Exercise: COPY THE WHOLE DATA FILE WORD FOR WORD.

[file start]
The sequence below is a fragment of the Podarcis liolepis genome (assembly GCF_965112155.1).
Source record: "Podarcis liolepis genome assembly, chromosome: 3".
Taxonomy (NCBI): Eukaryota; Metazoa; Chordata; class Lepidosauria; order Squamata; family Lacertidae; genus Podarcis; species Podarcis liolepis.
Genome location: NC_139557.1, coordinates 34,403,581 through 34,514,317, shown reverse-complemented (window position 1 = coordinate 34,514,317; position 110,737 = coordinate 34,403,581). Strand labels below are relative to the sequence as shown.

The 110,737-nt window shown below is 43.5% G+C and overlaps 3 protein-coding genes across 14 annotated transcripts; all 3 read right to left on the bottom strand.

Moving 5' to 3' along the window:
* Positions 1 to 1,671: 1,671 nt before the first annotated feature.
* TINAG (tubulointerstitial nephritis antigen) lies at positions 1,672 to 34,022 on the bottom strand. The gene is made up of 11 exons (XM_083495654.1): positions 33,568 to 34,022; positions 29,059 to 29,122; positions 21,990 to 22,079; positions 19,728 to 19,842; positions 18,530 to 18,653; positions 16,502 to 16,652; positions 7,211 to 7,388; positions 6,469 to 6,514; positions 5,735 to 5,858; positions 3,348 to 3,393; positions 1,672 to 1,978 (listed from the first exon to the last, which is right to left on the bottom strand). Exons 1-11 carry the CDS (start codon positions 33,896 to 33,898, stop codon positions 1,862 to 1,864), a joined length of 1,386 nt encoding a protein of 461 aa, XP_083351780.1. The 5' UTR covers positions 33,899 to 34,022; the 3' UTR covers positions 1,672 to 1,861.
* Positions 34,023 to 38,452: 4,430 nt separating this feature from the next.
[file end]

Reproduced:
The sequence below is a fragment of the Podarcis liolepis genome (assembly GCF_965112155.1).
Source record: "Podarcis liolepis genome assembly, chromosome: 3".
Taxonomy (NCBI): Eukaryota; Metazoa; Chordata; class Lepidosauria; order Squamata; family Lacertidae; genus Podarcis; species Podarcis liolepis.
Genome location: NC_139557.1, coordinates 34,403,581 through 34,514,317, shown reverse-complemented (window position 1 = coordinate 34,514,317; position 110,737 = coordinate 34,403,581). Strand labels below are relative to the sequence as shown.

The 110,737-nt window shown below is 43.5% G+C and overlaps 3 protein-coding genes across 14 annotated transcripts; all 3 read right to left on the bottom strand.

Moving 5' to 3' along the window:
* Positions 1 to 1,671: 1,671 nt before the first annotated feature.
* TINAG (tubulointerstitial nephritis antigen) lies at positions 1,672 to 34,022 on the bottom strand. The gene is made up of 11 exons (XM_083495654.1): positions 33,568 to 34,022; positions 29,059 to 29,122; positions 21,990 to 22,079; positions 19,728 to 19,842; positions 18,530 to 18,653; positions 16,502 to 16,652; positions 7,211 to 7,388; positions 6,469 to 6,514; positions 5,735 to 5,858; positions 3,348 to 3,393; positions 1,672 to 1,978 (listed from the first exon to the last, which is right to left on the bottom strand). Exons 1-11 carry the CDS (start codon positions 33,896 to 33,898, stop codon positions 1,862 to 1,864), a joined length of 1,386 nt encoding a protein of 461 aa, XP_083351780.1. The 5' UTR covers positions 33,899 to 34,022; the 3' UTR covers positions 1,672 to 1,861.
* Positions 34,023 to 38,452: 4,430 nt separating this feature from the next.